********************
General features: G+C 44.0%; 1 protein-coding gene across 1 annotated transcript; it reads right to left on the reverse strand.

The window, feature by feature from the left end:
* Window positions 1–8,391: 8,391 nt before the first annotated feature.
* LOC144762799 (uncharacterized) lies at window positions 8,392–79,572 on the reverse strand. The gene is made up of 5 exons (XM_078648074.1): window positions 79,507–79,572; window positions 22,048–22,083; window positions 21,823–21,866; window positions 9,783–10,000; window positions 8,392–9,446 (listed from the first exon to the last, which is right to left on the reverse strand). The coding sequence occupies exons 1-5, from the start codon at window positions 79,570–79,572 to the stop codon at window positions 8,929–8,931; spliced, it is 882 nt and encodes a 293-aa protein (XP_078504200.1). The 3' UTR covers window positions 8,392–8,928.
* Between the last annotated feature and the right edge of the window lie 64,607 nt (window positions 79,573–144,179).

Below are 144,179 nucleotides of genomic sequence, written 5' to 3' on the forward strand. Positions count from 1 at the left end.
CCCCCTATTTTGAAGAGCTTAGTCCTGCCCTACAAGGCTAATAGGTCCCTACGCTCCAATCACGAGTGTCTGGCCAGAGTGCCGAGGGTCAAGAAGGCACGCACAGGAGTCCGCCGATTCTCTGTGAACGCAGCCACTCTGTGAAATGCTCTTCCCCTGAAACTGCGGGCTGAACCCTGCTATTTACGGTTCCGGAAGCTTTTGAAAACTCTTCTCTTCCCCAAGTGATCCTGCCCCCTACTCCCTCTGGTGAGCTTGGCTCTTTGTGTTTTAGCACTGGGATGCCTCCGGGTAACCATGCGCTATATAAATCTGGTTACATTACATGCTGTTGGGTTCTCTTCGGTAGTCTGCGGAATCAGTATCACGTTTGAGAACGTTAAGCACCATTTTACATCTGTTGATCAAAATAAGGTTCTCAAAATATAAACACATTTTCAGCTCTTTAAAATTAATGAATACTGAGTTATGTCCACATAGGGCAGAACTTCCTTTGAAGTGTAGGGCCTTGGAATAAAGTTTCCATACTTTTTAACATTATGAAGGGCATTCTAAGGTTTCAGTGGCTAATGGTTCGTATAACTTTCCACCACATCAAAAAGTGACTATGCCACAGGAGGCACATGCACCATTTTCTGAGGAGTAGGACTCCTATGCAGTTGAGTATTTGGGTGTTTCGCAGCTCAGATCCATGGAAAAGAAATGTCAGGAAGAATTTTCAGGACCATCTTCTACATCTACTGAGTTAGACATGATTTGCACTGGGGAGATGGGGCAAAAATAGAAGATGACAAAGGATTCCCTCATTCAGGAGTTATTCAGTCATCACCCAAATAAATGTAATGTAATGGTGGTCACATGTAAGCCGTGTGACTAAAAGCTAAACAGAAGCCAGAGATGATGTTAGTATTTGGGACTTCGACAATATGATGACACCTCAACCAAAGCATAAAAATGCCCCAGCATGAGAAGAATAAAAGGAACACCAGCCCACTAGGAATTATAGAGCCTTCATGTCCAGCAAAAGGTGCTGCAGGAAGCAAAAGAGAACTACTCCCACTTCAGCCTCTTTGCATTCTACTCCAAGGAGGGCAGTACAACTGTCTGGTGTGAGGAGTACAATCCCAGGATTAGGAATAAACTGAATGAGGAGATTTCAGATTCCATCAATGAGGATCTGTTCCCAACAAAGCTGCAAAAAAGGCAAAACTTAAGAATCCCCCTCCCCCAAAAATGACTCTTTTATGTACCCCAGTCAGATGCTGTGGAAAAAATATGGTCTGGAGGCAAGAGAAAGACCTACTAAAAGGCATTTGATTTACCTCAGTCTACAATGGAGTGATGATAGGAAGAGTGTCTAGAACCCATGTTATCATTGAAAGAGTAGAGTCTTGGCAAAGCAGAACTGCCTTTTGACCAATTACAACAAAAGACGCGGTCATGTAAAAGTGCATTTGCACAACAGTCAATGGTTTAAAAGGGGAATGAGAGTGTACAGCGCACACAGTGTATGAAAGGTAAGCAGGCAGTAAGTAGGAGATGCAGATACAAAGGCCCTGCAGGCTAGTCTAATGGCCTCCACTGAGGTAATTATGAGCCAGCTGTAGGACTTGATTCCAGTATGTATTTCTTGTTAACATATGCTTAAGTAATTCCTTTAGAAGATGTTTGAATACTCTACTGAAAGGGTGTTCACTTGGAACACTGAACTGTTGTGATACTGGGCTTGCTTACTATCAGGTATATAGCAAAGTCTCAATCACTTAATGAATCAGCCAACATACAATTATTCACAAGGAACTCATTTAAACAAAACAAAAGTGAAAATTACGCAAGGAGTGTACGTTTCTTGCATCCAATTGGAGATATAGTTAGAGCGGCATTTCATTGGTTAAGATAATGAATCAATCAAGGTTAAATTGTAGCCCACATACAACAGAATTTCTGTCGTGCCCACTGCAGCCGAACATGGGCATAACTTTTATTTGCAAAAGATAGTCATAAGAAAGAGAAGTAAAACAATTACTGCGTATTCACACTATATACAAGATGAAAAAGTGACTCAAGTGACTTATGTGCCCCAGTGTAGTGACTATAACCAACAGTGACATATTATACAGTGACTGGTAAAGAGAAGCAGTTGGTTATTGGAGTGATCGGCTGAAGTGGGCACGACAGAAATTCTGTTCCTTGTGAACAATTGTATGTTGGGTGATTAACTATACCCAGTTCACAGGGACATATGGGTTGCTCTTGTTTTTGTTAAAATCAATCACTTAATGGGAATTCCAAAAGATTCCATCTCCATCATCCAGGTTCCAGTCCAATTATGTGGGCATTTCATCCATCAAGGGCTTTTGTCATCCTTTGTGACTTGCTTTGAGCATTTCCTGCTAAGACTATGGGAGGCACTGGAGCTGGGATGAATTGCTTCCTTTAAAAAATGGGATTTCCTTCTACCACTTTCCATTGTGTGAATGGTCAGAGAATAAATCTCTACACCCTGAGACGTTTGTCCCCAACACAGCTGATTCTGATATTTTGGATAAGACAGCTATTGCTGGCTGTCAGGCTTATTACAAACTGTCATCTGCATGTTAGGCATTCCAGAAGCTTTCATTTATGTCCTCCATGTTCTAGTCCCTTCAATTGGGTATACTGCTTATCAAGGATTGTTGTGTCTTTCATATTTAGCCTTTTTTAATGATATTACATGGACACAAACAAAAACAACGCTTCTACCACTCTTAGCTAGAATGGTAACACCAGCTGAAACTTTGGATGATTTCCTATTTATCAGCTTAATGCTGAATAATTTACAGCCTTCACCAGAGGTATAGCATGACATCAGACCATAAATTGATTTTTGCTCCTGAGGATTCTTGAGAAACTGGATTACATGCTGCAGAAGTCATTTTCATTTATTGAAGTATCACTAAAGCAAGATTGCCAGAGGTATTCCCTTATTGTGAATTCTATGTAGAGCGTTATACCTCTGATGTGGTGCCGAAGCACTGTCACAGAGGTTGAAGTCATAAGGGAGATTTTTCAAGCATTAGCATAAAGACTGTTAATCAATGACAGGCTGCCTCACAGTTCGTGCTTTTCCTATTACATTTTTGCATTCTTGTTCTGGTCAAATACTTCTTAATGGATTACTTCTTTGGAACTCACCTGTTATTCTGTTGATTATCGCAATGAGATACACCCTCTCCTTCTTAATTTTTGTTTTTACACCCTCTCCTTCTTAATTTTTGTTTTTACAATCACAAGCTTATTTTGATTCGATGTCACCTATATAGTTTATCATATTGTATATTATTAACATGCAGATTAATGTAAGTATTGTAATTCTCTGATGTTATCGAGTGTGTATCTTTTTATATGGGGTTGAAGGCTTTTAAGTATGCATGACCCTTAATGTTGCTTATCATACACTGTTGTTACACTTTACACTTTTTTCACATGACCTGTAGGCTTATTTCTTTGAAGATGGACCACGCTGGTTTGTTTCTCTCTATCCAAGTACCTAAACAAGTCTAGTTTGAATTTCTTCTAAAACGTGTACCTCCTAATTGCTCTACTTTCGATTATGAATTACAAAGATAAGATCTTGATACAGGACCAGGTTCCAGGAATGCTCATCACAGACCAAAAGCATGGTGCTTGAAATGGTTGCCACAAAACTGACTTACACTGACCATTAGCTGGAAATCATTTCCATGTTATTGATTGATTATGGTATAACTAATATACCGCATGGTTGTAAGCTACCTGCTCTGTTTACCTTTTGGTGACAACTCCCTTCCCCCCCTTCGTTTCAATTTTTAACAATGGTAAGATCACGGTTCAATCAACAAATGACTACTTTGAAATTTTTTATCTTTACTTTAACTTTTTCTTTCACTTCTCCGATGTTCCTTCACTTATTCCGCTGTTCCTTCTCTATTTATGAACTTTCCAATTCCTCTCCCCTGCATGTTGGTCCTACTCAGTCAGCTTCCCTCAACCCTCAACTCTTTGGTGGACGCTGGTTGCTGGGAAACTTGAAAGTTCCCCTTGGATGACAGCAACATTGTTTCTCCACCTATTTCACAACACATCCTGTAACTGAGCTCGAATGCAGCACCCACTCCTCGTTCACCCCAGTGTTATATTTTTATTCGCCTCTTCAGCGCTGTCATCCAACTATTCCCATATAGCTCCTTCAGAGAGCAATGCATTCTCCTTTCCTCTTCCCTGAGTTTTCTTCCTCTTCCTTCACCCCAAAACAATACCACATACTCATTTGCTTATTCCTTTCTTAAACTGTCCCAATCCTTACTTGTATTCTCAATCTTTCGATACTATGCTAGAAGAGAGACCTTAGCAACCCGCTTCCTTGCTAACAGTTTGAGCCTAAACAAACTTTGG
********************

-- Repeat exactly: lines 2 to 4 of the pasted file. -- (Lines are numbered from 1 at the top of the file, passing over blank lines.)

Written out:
The window, feature by feature from the left end:
* Window positions 1–8,391: 8,391 nt before the first annotated feature.
* LOC144762799 (uncharacterized) lies at window positions 8,392–79,572 on the reverse strand. The gene is made up of 5 exons (XM_078648074.1): window positions 79,507–79,572; window positions 22,048–22,083; window positions 21,823–21,866; window positions 9,783–10,000; window positions 8,392–9,446 (listed from the first exon to the last, which is right to left on the reverse strand). The coding sequence occupies exons 1-5, from the start codon at window positions 79,570–79,572 to the stop codon at window positions 8,929–8,931; spliced, it is 882 nt and encodes a 293-aa protein (XP_078504200.1). The 3' UTR covers window positions 8,392–8,928.